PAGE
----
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conflicting messages « Previous | |Next »
December 13, 2007

Michael Richardson in an op-ed in the Canberra Times addresses the problem posed by coal for global warming. He says that:

Because coal is cheap and relatively abundant, it accounted for 25 per cent of the world's commercial energy supply last year, second only to oil. But due to its high carbon content, coal was responsible for about 40 per cent of the carbon dioxide or CO2 released from fossil fuels, despite supplying only 32 per cent of fossil fuel energy. CO2 accounts for about 80 per cent of all greenhouse gas emissions. It is the monster of global warming.

To prosper we need energy security but if we persist in using fossil-fuels with current technologies, our prosperity will founder. The world's current climate policies are simply too weak to stem the onrushing tide of emissions that is melting the Arctic ice at the North Pole melted at a record rate in the northern summer. This latest sign that climate change has accelerated, indicates that the Arctic Ocean could be nearly ice-free at the end of summer by 2012.

climatechangepollution.jpg
Canberra Times

My understanding is that the Australia delegation at Bali has been all over the place--going from supporting the isolated Canada, Japan, US position of no specific targets to reduced greenhouse emissions for themselves and absolute emission reductions by all major emitters.

That hardline position is a surefire way to ensure deadlock. Then the Australian delegation latter supports the European position of a 2020 target---cuts of 25-40%. Now we hear that the Australian delegation does not support the European position of a 2020 target of specific cuts of 25-40%.

Conflicting messages.

The UN talk at Bali is to forget talk of targets in Bali and keep our eyes on launching a process that would culminate in a final agreement in 2009. The Bali Conference is talks about talk--a climate-negotiating process as it were. 2009 becomes the deadline.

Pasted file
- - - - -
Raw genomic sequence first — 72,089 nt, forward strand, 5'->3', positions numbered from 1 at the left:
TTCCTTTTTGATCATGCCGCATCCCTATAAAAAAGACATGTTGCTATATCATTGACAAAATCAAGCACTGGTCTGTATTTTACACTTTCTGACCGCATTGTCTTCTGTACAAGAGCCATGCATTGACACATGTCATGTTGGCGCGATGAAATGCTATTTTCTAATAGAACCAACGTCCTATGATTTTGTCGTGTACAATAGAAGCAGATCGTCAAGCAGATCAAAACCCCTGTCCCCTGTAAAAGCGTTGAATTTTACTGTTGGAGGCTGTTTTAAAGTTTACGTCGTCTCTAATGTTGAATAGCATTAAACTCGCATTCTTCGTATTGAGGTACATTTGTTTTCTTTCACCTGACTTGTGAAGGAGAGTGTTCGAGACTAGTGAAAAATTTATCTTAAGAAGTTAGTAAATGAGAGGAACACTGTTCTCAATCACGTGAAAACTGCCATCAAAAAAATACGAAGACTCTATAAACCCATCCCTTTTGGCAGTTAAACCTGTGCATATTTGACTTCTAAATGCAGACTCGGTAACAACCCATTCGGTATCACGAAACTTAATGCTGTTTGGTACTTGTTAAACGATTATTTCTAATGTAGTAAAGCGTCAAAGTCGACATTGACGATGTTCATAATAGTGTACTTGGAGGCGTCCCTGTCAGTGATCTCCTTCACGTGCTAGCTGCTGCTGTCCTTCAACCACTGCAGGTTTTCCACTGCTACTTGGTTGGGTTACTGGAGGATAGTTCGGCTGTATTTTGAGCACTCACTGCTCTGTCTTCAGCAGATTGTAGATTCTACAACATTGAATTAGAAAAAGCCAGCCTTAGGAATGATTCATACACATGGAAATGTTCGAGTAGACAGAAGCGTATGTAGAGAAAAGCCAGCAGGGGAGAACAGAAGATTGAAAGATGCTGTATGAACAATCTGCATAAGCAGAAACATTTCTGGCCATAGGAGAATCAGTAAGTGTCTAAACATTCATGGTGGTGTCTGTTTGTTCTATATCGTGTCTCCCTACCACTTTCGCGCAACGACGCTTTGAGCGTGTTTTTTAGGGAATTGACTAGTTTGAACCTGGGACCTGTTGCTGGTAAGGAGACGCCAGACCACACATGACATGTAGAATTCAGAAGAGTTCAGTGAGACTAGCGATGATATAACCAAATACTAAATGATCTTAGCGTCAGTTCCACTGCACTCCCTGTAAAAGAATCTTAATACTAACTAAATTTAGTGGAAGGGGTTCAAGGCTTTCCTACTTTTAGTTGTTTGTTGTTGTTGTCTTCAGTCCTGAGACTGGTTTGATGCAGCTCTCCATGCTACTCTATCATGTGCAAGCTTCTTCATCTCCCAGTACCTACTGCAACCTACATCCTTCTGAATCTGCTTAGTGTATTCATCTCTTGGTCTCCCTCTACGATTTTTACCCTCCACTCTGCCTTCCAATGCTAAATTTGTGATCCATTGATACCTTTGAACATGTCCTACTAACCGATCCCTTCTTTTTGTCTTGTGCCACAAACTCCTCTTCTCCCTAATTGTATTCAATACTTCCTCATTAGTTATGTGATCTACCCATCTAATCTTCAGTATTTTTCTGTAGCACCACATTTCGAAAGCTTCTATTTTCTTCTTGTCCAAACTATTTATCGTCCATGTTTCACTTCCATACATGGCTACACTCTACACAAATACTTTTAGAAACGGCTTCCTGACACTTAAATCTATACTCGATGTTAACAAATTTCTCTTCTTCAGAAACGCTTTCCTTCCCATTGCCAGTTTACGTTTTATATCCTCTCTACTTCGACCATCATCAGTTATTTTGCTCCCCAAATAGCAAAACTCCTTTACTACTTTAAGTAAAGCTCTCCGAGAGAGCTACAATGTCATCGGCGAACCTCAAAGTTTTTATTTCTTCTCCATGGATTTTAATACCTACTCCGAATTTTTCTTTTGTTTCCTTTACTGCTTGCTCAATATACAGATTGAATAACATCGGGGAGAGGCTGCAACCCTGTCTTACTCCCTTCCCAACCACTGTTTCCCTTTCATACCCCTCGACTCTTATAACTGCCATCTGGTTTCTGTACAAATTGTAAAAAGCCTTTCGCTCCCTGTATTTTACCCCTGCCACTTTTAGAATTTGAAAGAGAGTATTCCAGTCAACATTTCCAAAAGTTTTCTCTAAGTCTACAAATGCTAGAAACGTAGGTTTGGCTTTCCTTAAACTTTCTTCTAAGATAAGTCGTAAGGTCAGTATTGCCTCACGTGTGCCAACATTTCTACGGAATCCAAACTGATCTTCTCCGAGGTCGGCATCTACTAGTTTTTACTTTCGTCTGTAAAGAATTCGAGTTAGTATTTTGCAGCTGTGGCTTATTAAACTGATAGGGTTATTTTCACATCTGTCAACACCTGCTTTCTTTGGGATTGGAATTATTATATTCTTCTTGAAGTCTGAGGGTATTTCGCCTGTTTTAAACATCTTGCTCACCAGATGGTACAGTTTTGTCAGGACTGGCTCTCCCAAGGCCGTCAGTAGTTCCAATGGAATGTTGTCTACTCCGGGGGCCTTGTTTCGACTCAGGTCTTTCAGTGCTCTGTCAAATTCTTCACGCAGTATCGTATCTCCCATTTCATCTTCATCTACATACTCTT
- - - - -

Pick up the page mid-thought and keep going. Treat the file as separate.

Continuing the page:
The indications are that Australia could reduce its emissions by 30% by 2020 mainly through energy efficiency without damaging the economy. So why cannot Australia point the finger at the US and offer to help developing countries with technology and investment? So it is possible for Australia to commit to specific targets and endorse the 2009 deadline for deciding each nation's cuts to carbon emissions.

Update: 14 December
Peter Hartcher in the Sydney Morning Herald observes that:

The Howard government, as a courtier to the Bush Administration's intransigence on global warming, put Australia on the wrong side of history. Kevin Rudd has acted swiftly to put the country on the right side. He is working to make Australia a part of the solution, rather than part of the problem...Rudd has already pledged to cut Australian emissions by 60 per cent by 2050.And this week he has committed to an interim target too. But he has declined to specify what this might be. Rudd is awaiting the report he has commissioned from the eminent economist Professor Ross Garnaut.

The Liberals, on the other the hand, appear to be locked into just saying that it's absolutely essential that we don't end up exporting jobs and industries from Australia to other parts of the world. So how does that deal with the destruction of the great Barrier Reef and the loss of tourism and jobs. Or the negative impact on Kakadu National Park and rainforests, the drying up of our rivers and more frequent and ferocious bushfires.

| Posted by Gary Sauer-Thompson at 05:58 AM | | Comments (0)
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